I am definitely not. It is a valid way to find something if you do not know "where" it is in the db/table. The grep will return the entire rows (including the table name) where the value is present. It is not SQL and is not very useful if you want to process the output programatically, but it is simple and quite fast. – jkavalik Sep 19 '19 at 19:13
  • 1
    @donutguy640 and yet you selected your own answer using an external tool as helpful? seems like bologna. this is a better answer than using mysql workbench. geeze man have some respect at least use heidi – Garet Claborn Jun 12 at 19:43
  • @GaretClaborn I liked the result much better than searching through a raw text file. Why does this need explaining? So what if it's an "external tool"? Tools are useful, and the answer I stumbled on was interesting. – donutguy640 Jun 14 at 3:16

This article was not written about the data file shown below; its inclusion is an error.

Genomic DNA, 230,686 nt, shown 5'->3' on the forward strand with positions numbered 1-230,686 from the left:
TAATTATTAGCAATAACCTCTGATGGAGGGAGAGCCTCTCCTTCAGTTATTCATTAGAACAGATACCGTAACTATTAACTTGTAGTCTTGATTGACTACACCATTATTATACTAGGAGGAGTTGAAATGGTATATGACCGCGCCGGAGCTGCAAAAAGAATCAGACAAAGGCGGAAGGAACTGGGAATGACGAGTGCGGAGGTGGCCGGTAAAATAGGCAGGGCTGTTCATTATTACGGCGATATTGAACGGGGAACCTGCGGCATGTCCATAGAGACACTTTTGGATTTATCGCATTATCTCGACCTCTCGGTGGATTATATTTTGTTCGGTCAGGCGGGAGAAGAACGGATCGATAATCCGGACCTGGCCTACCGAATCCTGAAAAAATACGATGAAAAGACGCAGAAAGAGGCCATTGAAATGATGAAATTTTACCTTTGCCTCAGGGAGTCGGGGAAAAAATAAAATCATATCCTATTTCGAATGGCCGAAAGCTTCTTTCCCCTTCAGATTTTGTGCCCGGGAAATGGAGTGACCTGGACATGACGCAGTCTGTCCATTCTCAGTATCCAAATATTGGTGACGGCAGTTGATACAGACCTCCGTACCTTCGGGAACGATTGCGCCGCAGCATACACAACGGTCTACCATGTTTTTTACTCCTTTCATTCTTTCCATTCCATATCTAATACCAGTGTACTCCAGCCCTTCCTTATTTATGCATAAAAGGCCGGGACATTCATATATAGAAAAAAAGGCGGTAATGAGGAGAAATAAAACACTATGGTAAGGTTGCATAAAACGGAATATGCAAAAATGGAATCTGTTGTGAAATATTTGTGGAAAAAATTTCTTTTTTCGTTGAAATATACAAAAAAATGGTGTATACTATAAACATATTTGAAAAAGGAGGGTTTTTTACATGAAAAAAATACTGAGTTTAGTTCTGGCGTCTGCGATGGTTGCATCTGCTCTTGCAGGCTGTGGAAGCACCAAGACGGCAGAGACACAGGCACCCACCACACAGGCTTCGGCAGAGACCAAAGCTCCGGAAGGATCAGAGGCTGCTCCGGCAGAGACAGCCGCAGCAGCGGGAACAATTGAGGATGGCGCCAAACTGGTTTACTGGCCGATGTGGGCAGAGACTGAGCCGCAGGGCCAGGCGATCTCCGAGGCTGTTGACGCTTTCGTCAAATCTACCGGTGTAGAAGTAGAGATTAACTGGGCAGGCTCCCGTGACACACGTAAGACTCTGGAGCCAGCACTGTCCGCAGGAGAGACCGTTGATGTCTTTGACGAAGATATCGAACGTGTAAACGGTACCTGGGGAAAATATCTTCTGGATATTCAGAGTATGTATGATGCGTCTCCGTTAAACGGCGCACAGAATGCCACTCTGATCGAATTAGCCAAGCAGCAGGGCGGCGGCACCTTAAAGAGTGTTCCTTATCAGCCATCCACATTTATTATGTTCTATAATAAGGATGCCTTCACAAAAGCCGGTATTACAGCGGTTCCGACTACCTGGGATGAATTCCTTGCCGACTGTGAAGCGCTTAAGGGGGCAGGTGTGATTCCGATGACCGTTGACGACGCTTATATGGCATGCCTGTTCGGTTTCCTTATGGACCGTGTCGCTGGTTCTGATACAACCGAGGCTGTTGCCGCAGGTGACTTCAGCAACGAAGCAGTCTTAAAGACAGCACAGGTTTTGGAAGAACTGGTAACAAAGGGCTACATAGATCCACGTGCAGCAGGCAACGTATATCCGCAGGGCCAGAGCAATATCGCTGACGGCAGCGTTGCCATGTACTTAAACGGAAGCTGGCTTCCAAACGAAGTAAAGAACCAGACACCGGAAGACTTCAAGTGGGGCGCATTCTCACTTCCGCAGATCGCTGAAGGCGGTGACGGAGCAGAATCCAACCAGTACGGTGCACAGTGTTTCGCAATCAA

• 1
    @donutguy640 no problem :) I agree that using mysqldump and grep is far from user-friendly and looks very basic in hindsight, but many people will not even think of it when they are fixed on finding an SQL solution. And with the question and answers being public now anyone else may come here and see it, and for some of them the CLI solution may be much more accessible than installing and connectig Workbench. – jkavalik Jun 14 at 20:43
1

Try this one:

select
    *
from
    _table_
where
    concat('.', col1, '.', col2, '.', col3, '.') like "%.search_value.%";

This assumes that there is no . in your search string. If you cannot guarantee that, maybe you can use a different “separator character”.

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  • 1
    Could you explain why your solution works please? Code only answers aren't seen as a good answer here. – George.Palacios Sep 16 '19 at 8:21
  • it doesn't work. eg if te search contains % or _ or any column contains . – Jasen Sep 17 '19 at 7:12
  • 1